CT image analysis

Facial or orbital CT images taken at the time of injury were used to determine the type of fracture and the size of the bony defect of the orbital wall using INFINITT PACS M6 software (INFINITT Healthcare Co., Ltd., Seoul, Korea).
Fractures with mild displacement, such as linear and greenstick fractures, were defined as linear-type fractures. Fractures with remarkable bone chip displacement and herniation of soft tissue from the orbit, such as comminuted or severe fractures, were defined as open-door-type fractures. Fractures with muscle or soft tissue entrapment in the absence of severe bony displacement or in the presence of small defects in the form of a door hinge were defined as trapdoor-type fractures (Fig. 1).
The size of the orbital wall defect was measured using threedimensional (3D) CT, where possible. In cases where 3D CT measurements were not taken or were not possible, the diameter of the section with the largest two-dimensional defect size was measured (Fig. 2). Subsequently, the defect size was calculated by multiplying the measured diameters, assuming the defect to be rectangular in shape.

Statistical analysis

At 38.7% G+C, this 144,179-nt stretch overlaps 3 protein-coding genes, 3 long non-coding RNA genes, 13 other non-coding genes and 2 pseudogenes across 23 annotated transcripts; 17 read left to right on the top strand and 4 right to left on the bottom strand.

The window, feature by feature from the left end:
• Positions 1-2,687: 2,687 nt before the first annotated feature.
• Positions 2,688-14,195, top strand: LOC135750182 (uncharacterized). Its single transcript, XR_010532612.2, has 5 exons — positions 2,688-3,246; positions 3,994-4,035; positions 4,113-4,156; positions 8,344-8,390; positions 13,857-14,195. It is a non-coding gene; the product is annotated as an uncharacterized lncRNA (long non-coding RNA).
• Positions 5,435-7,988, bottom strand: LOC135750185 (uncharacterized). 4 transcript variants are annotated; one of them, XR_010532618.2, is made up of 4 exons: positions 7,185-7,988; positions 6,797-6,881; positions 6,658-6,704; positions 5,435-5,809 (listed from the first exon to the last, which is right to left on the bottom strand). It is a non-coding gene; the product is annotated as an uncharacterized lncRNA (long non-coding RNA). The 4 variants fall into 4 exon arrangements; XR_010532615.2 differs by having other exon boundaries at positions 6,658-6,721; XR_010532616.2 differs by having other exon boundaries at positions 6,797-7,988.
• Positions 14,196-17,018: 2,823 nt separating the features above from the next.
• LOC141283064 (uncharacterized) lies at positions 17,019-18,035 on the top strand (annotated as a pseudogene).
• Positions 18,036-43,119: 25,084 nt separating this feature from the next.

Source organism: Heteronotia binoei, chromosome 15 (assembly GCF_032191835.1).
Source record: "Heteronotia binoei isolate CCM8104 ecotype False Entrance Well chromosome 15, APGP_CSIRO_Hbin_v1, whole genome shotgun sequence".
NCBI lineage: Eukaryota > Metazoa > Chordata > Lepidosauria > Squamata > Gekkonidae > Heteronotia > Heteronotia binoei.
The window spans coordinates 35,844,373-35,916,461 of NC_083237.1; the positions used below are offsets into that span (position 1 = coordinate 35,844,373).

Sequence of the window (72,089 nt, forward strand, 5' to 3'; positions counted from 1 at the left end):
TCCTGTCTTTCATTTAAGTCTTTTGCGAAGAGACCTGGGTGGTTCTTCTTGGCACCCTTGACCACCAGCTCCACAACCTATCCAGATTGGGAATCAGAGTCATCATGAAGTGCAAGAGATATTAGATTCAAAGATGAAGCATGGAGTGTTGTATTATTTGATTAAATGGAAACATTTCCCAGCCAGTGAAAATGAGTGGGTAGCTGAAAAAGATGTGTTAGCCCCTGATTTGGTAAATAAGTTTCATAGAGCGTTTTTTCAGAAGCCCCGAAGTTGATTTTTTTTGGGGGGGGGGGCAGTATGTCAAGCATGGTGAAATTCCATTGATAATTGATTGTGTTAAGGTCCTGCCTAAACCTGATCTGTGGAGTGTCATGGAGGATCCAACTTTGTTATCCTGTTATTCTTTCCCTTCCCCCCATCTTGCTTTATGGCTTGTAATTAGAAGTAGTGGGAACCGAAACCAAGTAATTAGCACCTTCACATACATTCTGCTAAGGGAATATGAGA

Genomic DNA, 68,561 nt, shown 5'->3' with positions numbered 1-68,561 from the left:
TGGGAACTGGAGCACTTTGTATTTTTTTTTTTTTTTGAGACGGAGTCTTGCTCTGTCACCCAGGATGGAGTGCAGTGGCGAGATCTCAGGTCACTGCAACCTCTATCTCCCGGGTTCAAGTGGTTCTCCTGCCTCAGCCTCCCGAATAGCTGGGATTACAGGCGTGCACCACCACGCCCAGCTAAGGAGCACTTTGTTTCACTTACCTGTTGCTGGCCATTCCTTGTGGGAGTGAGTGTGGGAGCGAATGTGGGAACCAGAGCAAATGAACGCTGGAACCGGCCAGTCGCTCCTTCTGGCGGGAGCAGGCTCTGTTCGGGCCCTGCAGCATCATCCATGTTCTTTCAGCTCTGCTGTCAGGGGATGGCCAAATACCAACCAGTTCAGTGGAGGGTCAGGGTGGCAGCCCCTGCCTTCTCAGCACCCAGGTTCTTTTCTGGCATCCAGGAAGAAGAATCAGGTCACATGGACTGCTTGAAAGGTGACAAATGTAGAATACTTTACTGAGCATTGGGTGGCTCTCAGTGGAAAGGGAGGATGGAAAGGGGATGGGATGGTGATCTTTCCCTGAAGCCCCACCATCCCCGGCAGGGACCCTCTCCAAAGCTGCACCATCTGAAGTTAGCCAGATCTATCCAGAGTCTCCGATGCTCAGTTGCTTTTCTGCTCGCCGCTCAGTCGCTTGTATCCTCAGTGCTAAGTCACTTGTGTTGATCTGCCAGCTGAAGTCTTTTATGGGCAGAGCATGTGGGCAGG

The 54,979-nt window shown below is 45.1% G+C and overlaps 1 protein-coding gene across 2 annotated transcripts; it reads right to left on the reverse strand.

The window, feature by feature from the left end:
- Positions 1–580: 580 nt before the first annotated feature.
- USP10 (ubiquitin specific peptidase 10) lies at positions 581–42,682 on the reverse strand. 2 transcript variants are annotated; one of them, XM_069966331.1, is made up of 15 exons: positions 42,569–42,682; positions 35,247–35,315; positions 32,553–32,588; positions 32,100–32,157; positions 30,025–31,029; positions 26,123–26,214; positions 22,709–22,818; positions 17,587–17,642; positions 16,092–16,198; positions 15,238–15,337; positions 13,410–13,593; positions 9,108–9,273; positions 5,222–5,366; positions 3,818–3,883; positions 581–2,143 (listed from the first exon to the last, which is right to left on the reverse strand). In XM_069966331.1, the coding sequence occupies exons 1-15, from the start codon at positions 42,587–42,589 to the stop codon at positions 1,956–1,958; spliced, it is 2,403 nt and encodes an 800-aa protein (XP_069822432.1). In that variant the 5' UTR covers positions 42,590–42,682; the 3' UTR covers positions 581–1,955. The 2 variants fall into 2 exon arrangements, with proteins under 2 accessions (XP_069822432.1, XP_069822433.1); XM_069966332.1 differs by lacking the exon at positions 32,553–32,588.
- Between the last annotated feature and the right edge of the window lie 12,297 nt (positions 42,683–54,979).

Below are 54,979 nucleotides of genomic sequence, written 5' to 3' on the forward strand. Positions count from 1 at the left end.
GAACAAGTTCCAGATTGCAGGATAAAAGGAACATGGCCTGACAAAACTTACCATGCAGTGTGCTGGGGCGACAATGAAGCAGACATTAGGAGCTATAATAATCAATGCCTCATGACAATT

Data were analyzed using IBM SPSS Statistics version 26 (IBM Corp., Armonk, NY, USA). Statistical significance was set at p<0.05.
To compare the differences between groups in each variable, Student t-test was performed for continuous variables and a chi-square test was performed for categorical variables. If Levene’s test demonstrated a heterogeneity of variance in the distribution of dependent variables, Welch t-test was applied to the results. Logistic regression analysis was used to identify the variables that affected the occurrence of orbital symptoms, and linear regression analysis was used to identify the variables that affected the bony defect size. Pearson’s correlation analysis was conducted to investigate the correlation of the enophthalmometric difference between the eyes of non-operated patients with the bony defect size. Receiver operating characteristic (ROC) curve analysis was performed and the area under the curve (AUC) was calculated to define the point of maximum sensitivity and specificity as the cutoff value.